This led the DTG brand direct to garment printer group to start formulating ideas of how to manage the white ink. The earliest example came on the DTG HM1. The white ink was contained in a single, large bottle which had a magnetic stir pill in it the stirred the white ink periodically to minimize settling. Not long afterwards the HM1 was upgraded to the HM1-C which replaced the stir pill with a circulation system (thus the “C”).
There are many people that are STILL using the Kiosk and the HM1. But the current generations are much more reliable, use much less ink, and do longer have the white ink issues that plagued the industry early on.
The DTG exclusive White Ink Management System was born – known by its acronym – WIMS. This invention helped to greatly reduce the maintenance issues that are associated with the settling of white ink.
The video below describes the modern version of that first WIMS system:
Modern Direct to Garment Printers
In early 2009 the DTG Viper entered the market and set new standards for productivity. With its unique belt-fed system a shop could now setup a “print through” operation. This format was more conducive to efficiency, especially in shops where space was not a major concern. With the DTG designed 4-2-1 platen system a user was also able to produce multiple garments at one time without having to dedicate a huge amount of space to oversized printers.
Just for comparison, in 2009 Windows 7 was introduced and the iPhone App Store turned 1 Year old (read more)
Viper Direct to Garment Printer
The Viper also marked another step in the evolution of the DTG line; Not only was the WIMS system enhanced to now incorporate a stirrer in the white ink bottle as well as circulating the ink through the system – but the color ink system was now also pressurized to eliminate issues of ink flow during periods of heavy production.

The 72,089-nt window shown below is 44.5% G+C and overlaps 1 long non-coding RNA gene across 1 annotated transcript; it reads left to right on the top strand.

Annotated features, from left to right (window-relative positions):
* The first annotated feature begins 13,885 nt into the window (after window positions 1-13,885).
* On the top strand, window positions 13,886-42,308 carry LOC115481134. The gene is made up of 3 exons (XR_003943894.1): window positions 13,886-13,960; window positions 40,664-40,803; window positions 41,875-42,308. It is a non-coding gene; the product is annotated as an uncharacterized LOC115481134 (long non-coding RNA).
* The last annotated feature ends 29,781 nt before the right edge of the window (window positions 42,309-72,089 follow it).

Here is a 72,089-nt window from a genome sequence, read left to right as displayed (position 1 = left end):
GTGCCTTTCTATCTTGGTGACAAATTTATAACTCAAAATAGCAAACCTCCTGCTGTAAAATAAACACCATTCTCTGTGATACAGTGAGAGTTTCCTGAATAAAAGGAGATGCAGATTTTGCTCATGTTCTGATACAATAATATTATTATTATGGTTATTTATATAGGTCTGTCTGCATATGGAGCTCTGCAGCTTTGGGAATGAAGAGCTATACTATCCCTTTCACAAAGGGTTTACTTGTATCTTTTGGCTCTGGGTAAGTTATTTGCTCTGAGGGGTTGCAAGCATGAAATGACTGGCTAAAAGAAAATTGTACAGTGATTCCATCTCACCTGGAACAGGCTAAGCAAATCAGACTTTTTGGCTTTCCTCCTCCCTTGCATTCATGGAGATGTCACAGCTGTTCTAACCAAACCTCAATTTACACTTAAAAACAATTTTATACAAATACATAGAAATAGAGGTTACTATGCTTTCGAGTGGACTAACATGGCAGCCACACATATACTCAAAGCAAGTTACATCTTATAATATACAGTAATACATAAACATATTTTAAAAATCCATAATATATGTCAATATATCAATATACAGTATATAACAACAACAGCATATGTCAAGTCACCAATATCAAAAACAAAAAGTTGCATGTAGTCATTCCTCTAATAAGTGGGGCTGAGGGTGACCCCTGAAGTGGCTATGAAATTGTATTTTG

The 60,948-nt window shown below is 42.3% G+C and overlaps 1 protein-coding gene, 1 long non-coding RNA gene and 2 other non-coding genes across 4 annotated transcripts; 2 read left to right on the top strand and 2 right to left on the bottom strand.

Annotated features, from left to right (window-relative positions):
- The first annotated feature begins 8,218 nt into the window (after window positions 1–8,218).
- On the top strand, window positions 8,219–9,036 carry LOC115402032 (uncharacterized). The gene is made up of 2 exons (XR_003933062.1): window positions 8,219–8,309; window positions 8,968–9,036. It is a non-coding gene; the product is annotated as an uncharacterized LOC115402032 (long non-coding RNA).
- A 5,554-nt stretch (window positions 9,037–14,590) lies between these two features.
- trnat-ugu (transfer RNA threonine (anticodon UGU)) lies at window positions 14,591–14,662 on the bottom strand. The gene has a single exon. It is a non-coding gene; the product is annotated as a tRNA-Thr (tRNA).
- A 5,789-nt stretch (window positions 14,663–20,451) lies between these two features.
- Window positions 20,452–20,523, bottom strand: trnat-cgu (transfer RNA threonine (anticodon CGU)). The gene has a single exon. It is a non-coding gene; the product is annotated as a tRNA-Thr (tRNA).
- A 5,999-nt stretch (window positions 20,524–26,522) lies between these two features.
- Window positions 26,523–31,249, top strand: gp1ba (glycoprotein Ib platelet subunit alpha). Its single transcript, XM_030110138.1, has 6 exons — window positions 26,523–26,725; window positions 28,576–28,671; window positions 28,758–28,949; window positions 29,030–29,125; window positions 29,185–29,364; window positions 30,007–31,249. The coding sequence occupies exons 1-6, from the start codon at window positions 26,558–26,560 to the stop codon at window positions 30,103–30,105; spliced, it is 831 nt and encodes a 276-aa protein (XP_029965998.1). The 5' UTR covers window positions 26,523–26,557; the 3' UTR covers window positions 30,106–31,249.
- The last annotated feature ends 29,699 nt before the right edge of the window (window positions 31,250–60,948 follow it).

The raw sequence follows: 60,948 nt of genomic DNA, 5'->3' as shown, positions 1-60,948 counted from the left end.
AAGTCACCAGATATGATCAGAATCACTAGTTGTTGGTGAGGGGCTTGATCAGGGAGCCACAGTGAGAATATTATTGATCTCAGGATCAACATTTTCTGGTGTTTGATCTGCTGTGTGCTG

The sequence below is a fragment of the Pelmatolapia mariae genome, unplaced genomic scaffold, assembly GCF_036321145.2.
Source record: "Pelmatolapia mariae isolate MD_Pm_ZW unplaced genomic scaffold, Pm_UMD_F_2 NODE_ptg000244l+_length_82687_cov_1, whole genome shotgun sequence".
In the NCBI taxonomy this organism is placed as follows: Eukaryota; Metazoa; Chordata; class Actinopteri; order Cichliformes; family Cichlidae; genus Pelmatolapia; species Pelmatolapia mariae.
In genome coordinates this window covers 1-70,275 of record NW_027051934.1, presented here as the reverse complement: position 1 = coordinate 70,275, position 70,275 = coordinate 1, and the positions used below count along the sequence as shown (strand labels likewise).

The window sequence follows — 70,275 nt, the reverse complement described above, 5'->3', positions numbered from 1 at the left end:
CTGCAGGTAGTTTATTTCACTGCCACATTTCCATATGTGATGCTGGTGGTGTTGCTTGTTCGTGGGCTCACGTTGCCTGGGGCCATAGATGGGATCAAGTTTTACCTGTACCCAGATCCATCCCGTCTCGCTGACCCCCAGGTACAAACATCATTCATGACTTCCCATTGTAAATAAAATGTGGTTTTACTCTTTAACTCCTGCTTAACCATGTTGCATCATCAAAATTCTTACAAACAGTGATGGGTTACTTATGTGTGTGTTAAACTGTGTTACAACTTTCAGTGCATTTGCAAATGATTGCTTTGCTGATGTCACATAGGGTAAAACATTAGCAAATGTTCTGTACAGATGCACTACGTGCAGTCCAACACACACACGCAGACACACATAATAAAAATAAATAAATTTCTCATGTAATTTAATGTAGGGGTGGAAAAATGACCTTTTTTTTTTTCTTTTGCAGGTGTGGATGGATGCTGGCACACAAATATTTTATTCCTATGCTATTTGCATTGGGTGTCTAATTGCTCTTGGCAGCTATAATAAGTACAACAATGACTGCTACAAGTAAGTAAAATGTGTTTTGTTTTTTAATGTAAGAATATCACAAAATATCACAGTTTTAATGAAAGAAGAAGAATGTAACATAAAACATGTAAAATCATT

DTG became MORE than just a passing fad.
Until this point all of the DTG brand direct to garment printers had been based on core Epson printers (in fact, most of the direct to garment printers had been). In late 2011 ColDesi unveiled the DTG
M2 Direct to Garment Printer
With the release of the M4, which is an
DTG Viper2 Direct to Garment Printer
The Viper2 represents another leap forward not just in the DTG brand lineup, but in the direct to garment printer world in general. The Viper2 has several important breakthrough attributes that set it apart and mark 2015 as the next jump forward for DTG printer systems:
- Cartridge based DTG brand product – up until the Viper2, the DTG lineup consisted of bulk ink, WIMS system run printers only. The Viper2’s cartridge based system was specifically designed with a very short ink line run – that means minimal waste AND less maintenance. 2 of the last issues in other brands of printers like the Brother and new Epson products
- Doorway Dimensions – the Viper2 is also UNDER 34” wide, which means it will fit through a standard doorway. This important step means that you can finally have a home based, office based custom t shirt business without big issues with installation.
- 4-2-1 Platen system – while this is NOT new for the DTG brand, it represents something pretty amazing – the ability to print images just as large as the
M2, which is much bigger than any garment printer in its class AND the ability to print 1, 2 or 4 shirts at once.
ColDesi and DTG
Over the history of direct to garment printing and the custom t-shirt business, the DTG Brand has demonstrated its ability to innovate at the right pace, making sure service and support are there to back up new technology. More than 30% of our business are repeat customers; embroidery professionals buying DTG Printers, custom t-shirt shops expanding into rhinestone transfer machines and screen printers adding direct to garment for short runs. Learn why today by contacting ColDesi! or learn more about DTG Printers at www.dtgprintermachine.com